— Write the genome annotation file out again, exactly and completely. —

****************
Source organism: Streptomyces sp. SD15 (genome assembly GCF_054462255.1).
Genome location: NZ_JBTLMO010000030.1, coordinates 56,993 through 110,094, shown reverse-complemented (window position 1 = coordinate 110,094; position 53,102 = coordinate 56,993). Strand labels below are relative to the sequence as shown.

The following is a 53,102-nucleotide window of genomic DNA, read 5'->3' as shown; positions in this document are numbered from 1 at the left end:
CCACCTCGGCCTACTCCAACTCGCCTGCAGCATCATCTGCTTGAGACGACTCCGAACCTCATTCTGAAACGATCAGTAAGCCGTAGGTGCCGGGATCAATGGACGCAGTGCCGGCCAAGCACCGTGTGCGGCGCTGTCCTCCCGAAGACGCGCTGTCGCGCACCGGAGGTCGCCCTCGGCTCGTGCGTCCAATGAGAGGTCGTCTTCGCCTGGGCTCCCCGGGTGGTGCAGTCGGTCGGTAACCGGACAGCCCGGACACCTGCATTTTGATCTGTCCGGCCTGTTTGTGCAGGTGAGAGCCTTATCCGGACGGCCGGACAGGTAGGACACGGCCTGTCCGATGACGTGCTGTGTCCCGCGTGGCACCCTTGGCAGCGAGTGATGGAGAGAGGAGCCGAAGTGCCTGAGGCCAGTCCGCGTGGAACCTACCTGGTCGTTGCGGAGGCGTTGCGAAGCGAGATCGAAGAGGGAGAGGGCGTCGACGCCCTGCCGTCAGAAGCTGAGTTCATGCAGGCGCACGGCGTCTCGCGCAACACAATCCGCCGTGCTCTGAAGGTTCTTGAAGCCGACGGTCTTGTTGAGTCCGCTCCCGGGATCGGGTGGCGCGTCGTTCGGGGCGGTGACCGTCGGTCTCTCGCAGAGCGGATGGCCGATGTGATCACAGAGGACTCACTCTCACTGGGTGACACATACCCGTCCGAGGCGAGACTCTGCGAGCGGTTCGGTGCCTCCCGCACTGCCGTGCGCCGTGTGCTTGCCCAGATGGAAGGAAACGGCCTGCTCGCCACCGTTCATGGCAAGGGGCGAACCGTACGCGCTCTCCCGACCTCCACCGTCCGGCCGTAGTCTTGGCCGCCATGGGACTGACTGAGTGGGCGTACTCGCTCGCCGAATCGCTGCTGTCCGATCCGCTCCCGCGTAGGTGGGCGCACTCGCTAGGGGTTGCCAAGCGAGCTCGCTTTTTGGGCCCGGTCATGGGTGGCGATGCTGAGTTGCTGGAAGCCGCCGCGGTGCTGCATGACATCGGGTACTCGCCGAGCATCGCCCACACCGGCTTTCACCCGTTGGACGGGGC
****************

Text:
Source organism: Streptomyces sp. SD15 (genome assembly GCF_054462255.1).
Genome location: NZ_JBTLMO010000030.1, coordinates 56,993 through 110,094, shown reverse-complemented (window position 1 = coordinate 110,094; position 53,102 = coordinate 56,993). Strand labels below are relative to the sequence as shown.

The following is a 53,102-nucleotide window of genomic DNA, read 5'->3' as shown; positions in this document are numbered from 1 at the left end:
CCACCTCGGCCTACTCCAACTCGCCTGCAGCATCATCTGCTTGAGACGACTCCGAACCTCATTCTGAAACGATCAGTAAGCCGTAGGTGCCGGGATCAATGGACGCAGTGCCGGCCAAGCACCGTGTGCGGCGCTGTCCTCCCGAAGACGCGCTGTCGCGCACCGGAGGTCGCCCTCGGCTCGTGCGTCCAATGAGAGGTCGTCTTCGCCTGGGCTCCCCGGGTGGTGCAGTCGGTCGGTAACCGGACAGCCCGGACACCTGCATTTTGATCTGTCCGGCCTGTTTGTGCAGGTGAGAGCCTTATCCGGACGGCCGGACAGGTAGGACACGGCCTGTCCGATGACGTGCTGTGTCCCGCGTGGCACCCTTGGCAGCGAGTGATGGAGAGAGGAGCCGAAGTGCCTGAGGCCAGTCCGCGTGGAACCTACCTGGTCGTTGCGGAGGCGTTGCGAAGCGAGATCGAAGAGGGAGAGGGCGTCGACGCCCTGCCGTCAGAAGCTGAGTTCATGCAGGCGCACGGCGTCTCGCGCAACACAATCCGCCGTGCTCTGAAGGTTCTTGAAGCCGACGGTCTTGTTGAGTCCGCTCCCGGGATCGGGTGGCGCGTCGTTCGGGGCGGTGACCGTCGGTCTCTCGCAGAGCGGATGGCCGATGTGATCACAGAGGACTCACTCTCACTGGGTGACACATACCCGTCCGAGGCGAGACTCTGCGAGCGGTTCGGTGCCTCCCGCACTGCCGTGCGCCGTGTGCTTGCCCAGATGGAAGGAAACGGCCTGCTCGCCACCGTTCATGGCAAGGGGCGAACCGTACGCGCTCTCCCGACCTCCACCGTCCGGCCGTAGTCTTGGCCGCCATGGGACTGACTGAGTGGGCGTACTCGCTCGCCGAATCGCTGCTGTCCGATCCGCTCCCGCGTAGGTGGGCGCACTCGCTAGGGGTTGCCAAGCGAGCTCGCTTTTTGGGCCCGGTCATGGGTGGCGATGCTGAGTTGCTGGAAGCCGCCGCGGTGCTGCATGACATCGGGTACTCGCCGAGCATCGCCCACACCGGCTTTCACCCGTTGGACGGGGC